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Using history, mythology, anecdotes, and analyses to trace the evolution of deception throughout time, from the Bible to modern-day society, a fascinating and revealing guide discusses what motivates people to lie, what is involved in concocting an effective lie, and what the repercussions are once the lie has been dispatched. 10,000 first printing.
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Evelin Sullivan is the author of four novels, including The Dead Magician and The Correspondence. Born and raised in Munich, she lives in Redwood City and teaches technical writing at Stanford University.From Publishers Weekly:
Despite some efforts at being systematic, this is a spotty, idiosyncratic treatise on the many faces of lying: historical, literary, psychological and philosophical. Meandering through "the Land of Lying," Sullivan, a novelist (The Dead Magician) and teacher of technical writing at Stanford University, begins with a wry examination of lies told by biblical characters God here is "that colossal projection of the self" moving on to trickster gods in world mythology, and from there to various lie-related issues: why liars lie; varieties of lies; how to lie well; the costs of lies. She delves into the psychology and philosophy of lying, doing better with the former than the latter: a survey of personality disorders characterized by deceptiveness is worthwhile, but her condemnation of "Aristotelian Philosophy" is uninformed. The book also includes sections on lie detection, from trial by ordeal to the polygraph, deception in wartime and deception in nature. Despite her fascination with lies, Sullivan is essentially an old-fashioned moralist who thinks that lying is, by and large, "an evil thing," while accepting that "deception is here to stay." The prose is fluid and accessible, but saddled with archness and a tendency toward the smug, as when, with unintended irony, she criticizes another writer for being "ambitious but wrongheaded." Though not a serious philosophical treatment of lying, the book tells some good stories and is moderately insightful. (Aug.) Forecast: Too broad to be a compelling catalogue of contemporary forms of lying, too random to be a history, and too much a survey to be a should-I, shouldn't-I self-help book on deception, this book seems fates to fall through the cracks.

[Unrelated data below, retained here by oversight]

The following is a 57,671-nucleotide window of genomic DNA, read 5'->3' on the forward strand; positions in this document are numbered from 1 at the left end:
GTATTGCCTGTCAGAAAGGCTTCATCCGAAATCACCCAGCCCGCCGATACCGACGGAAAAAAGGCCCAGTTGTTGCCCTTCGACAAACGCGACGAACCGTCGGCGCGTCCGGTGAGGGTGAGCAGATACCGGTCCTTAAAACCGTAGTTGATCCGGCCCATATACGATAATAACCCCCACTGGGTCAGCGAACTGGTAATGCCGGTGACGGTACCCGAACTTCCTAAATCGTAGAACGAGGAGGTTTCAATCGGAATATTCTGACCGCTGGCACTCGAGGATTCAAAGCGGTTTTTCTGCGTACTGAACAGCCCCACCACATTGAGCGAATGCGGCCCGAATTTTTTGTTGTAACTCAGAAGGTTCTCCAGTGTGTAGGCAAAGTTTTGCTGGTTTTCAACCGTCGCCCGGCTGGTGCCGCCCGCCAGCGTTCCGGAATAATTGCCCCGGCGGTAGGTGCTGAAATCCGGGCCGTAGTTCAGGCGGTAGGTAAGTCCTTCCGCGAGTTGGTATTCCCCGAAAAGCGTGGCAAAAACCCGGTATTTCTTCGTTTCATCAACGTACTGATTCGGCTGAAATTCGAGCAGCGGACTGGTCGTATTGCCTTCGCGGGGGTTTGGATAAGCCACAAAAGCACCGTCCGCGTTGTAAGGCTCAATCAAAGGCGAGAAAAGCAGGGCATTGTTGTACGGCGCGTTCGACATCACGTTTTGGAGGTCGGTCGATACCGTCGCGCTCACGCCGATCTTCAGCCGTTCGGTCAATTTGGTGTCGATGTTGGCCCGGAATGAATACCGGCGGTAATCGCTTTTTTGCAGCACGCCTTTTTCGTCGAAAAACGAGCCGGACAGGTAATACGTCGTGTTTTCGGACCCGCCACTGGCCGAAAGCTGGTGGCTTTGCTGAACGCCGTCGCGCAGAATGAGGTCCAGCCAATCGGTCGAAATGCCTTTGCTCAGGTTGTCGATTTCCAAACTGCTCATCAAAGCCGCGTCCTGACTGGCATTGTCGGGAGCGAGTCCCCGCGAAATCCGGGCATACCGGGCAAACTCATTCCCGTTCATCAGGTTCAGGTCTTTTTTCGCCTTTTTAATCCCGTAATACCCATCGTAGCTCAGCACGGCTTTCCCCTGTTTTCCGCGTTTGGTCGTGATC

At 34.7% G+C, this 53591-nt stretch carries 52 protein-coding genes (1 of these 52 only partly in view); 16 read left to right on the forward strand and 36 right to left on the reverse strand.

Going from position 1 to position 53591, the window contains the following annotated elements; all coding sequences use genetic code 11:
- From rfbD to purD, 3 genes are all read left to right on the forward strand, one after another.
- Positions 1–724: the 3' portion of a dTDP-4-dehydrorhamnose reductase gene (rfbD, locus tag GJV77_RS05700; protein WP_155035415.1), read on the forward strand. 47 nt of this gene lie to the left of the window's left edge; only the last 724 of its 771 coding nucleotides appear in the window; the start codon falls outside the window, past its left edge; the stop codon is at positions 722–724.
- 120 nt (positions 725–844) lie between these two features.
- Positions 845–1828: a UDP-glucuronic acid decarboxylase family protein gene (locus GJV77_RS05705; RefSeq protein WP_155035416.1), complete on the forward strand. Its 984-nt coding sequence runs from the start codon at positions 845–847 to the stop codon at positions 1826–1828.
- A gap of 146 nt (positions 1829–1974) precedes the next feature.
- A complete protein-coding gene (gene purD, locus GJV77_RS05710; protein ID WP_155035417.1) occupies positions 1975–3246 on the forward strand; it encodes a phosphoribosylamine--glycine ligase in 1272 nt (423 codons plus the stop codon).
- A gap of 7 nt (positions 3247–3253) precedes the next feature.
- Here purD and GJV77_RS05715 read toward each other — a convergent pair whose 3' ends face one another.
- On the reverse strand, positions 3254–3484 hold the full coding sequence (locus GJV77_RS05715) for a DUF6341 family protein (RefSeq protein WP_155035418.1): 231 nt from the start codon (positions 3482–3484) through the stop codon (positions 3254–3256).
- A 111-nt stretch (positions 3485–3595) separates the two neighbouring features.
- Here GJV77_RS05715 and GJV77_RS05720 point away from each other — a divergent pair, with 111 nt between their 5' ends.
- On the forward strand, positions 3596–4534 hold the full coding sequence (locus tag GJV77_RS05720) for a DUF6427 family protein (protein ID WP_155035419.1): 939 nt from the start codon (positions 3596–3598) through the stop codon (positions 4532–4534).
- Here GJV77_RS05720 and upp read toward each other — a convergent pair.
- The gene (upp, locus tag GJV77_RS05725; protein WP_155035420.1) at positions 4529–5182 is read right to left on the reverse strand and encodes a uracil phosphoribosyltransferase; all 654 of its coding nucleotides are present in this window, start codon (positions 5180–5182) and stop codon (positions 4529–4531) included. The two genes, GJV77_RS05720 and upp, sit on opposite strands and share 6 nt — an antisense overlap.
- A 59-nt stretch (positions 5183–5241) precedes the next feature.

Copyright 2001 Cahners Business Information, Inc.
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Book Description Farrar Straus Giroux, 2001. Hardcover. Condition: New. Brand New. 100% Money Back Guarantee! Ships within 1 business day, includes tracking. Carefully packed. Serving satisfied customers since 1987. Seller Inventory # 107018
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